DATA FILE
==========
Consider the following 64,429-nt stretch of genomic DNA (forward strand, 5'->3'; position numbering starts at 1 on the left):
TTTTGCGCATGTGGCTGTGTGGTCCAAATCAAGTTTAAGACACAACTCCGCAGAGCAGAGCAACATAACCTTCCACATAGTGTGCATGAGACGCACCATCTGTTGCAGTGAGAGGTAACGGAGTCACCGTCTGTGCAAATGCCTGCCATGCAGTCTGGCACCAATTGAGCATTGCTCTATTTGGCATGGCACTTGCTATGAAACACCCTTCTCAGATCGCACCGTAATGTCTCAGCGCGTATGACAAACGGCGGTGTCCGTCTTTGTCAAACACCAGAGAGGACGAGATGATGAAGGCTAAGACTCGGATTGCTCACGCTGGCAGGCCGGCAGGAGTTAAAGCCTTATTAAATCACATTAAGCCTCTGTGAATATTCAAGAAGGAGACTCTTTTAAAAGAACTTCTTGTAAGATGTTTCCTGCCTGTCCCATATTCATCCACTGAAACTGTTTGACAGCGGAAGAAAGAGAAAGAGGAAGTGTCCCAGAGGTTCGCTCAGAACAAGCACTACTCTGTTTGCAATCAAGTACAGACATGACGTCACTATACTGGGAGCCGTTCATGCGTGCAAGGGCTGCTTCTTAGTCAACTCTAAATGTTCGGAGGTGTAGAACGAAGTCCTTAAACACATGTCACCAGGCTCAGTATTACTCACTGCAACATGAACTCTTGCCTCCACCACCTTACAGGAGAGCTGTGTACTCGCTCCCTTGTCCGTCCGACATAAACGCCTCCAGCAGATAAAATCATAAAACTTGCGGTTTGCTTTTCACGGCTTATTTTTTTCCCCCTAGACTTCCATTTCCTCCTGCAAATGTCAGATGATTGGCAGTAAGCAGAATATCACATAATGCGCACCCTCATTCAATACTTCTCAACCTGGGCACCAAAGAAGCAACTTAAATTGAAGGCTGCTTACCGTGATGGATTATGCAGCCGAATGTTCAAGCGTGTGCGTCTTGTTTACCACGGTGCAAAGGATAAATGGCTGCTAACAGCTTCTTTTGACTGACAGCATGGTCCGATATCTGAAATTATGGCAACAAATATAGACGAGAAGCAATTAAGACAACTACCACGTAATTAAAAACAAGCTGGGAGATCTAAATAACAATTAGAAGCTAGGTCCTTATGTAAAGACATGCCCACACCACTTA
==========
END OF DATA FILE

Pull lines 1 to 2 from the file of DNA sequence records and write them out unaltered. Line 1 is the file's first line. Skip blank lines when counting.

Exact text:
Consider the following 64,429-nt stretch of genomic DNA (forward strand, 5'->3'; position numbering starts at 1 on the left):
TTTTGCGCATGTGGCTGTGTGGTCCAAATCAAGTTTAAGACACAACTCCGCAGAGCAGAGCAACATAACCTTCCACATAGTGTGCATGAGACGCACCATCTGTTGCAGTGAGAGGTAACGGAGTCACCGTCTGTGCAAATGCCTGCCATGCAGTCTGGCACCAATTGAGCATTGCTCTATTTGGCATGGCACTTGCTATGAAACACCCTTCTCAGATCGCACCGTAATGTCTCAGCGCGTATGACAAACGGCGGTGTCCGTCTTTGTCAAACACCAGAGAGGACGAGATGATGAAGGCTAAGACTCGGATTGCTCACGCTGGCAGGCCGGCAGGAGTTAAAGCCTTATTAAATCACATTAAGCCTCTGTGAATATTCAAGAAGGAGACTCTTTTAAAAGAACTTCTTGTAAGATGTTTCCTGCCTGTCCCATATTCATCCACTGAAACTGTTTGACAGCGGAAGAAAGAGAAAGAGGAAGTGTCCCAGAGGTTCGCTCAGAACAAGCACTACTCTGTTTGCAATCAAGTACAGACATGACGTCACTATACTGGGAGCCGTTCATGCGTGCAAGGGCTGCTTCTTAGTCAACTCTAAATGTTCGGAGGTGTAGAACGAAGTCCTTAAACACATGTCACCAGGCTCAGTATTACTCACTGCAACATGAACTCTTGCCTCCACCACCTTACAGGAGAGCTGTGTACTCGCTCCCTTGTCCGTCCGACATAAACGCCTCCAGCAGATAAAATCATAAAACTTGCGGTTTGCTTTTCACGGCTTATTTTTTTCCCCCTAGACTTCCATTTCCTCCTGCAAATGTCAGATGATTGGCAGTAAGCAGAATATCACATAATGCGCACCCTCATTCAATACTTCTCAACCTGGGCACCAAAGAAGCAACTTAAATTGAAGGCTGCTTACCGTGATGGATTATGCAGCCGAATGTTCAAGCGTGTGCGTCTTGTTTACCACGGTGCAAAGGATAAATGGCTGCTAACAGCTTCTTTTGACTGACAGCATGGTCCGATATCTGAAATTATGGCAACAAATATAGACGAGAAGCAATTAAGACAACTACCACGTAATTAAAAACAAGCTGGGAGATCTAAATAACAATTAGAAGCTAGGTCCTTATGTAAAGACATGCCCACACCACTTA